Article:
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Respect Your Commitments—to Others and to Yourself

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People with follow­through say what they mean, mean what they say, and do what they said they would do. People with the follow-through trait practice self-control and spend a lot less time struggling with temptation or decision making. They pick the best plan to reach their goal, then follow through with the actions that will deliver the results they are after.

You don’t have to be born with this skill to develop it, but practice is essential. It comes from having a clear objective and steady, reliable habits that support your actions. I should know. This trait was one of the hardest for me to learn. Today, it is one of the skills I value most.

I attended a Montessori school when I was young, and I was, as my mother used to say, “a mentally floaty child,” meaning that I was easily distracted and had a difficult time staying on track. The Montessori school was a good fit because it allowed me to choose what I wanted to learn first, but I still had to learn how to stay on track and study properly to avoid getting bad grades.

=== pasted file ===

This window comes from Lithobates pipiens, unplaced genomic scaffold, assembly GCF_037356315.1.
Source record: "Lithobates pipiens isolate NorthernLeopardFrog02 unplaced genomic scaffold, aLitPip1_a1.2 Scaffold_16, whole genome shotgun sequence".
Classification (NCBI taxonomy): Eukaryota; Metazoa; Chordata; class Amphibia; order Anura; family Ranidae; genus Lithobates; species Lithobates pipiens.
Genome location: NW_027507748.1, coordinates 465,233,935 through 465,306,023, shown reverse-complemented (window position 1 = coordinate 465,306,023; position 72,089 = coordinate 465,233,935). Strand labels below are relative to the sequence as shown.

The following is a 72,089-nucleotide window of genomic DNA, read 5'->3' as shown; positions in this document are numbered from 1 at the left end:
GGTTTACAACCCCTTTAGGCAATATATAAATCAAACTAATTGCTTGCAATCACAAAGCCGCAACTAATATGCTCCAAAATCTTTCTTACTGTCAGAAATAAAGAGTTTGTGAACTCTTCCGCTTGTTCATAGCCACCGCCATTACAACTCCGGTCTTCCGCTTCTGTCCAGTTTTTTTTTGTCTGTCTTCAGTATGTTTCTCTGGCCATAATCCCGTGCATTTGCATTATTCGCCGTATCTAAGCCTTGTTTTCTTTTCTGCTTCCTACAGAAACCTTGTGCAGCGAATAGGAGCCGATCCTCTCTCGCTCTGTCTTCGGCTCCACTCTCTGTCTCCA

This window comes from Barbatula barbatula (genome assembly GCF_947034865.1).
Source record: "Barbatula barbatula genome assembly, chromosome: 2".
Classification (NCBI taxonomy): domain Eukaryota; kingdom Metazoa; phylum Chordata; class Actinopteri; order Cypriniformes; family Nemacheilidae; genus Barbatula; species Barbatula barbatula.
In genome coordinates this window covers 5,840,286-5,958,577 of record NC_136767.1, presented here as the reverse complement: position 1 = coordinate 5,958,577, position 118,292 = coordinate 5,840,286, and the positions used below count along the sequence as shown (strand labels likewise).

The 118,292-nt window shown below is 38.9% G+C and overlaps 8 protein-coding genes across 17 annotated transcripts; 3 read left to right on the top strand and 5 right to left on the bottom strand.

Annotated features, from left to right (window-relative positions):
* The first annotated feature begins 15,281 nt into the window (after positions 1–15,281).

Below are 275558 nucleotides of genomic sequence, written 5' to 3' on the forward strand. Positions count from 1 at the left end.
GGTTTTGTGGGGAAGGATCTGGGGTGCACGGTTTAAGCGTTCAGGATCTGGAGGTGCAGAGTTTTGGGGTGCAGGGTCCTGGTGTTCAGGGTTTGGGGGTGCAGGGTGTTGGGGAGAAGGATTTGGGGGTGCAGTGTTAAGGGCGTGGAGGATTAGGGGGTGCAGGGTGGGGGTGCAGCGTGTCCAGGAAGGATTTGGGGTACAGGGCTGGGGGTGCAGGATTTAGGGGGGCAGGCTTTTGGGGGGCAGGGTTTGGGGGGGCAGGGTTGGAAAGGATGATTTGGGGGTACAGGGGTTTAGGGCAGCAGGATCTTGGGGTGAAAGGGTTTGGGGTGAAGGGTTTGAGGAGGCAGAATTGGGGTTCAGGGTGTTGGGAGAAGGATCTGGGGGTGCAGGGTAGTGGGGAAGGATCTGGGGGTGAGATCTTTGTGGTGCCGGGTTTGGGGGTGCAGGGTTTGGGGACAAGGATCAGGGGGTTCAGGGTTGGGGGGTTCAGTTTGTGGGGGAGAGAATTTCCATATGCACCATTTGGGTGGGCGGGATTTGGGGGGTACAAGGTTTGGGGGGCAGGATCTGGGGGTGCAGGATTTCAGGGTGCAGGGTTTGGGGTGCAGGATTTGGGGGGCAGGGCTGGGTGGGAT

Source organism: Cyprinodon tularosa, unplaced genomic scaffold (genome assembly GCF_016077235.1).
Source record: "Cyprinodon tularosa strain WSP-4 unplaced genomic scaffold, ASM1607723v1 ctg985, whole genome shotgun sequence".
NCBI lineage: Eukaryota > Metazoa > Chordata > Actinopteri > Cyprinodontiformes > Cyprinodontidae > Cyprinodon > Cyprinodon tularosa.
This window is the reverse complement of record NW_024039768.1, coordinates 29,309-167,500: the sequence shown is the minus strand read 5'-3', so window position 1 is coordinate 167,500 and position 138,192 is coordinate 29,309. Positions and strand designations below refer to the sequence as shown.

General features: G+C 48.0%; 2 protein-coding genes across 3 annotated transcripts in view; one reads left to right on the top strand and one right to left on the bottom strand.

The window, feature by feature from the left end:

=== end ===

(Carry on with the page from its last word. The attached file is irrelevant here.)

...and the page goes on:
My parents let me take a summer study program when I was fifteen, which helped tremendously, but it wasn’t until I moved from Texas to California to go to college that I really learned the importance of follow­through. Once I got to college, I saw how expensive tuition, books and classes were, and that got my attention. I wasn’t going to waste a dime on bad grades. That’s when those study skills became priceless. They paid off.

Today, friends and family often compliment me on my self-discipline, and they are surprised when I explain that this trait didn’t come naturally but is a result of dedication and practice.

Making a commitment is serious business. Successful people realize that sticking to a decision, making a commitment, or setting a goal sometimes comes with sacrifices. Being willing to make sacrifices is the flip side of follow-through. Sometimes you have to forgo other opportunities if you want to keep promises. Part of being good at follow-through is remembering to review what’s already on your plate.

When you practice follow-through, you treat your commitments with the respect they deserve, which earns you trust, admiration and a stellar reputation. And when one of those commitments is becoming more fit, you will actually get there—and stay there, too!

Click here to buy Joel Harper’s book, Mind Your Body: 4 Weeks to a Leaner, Healthier Life.

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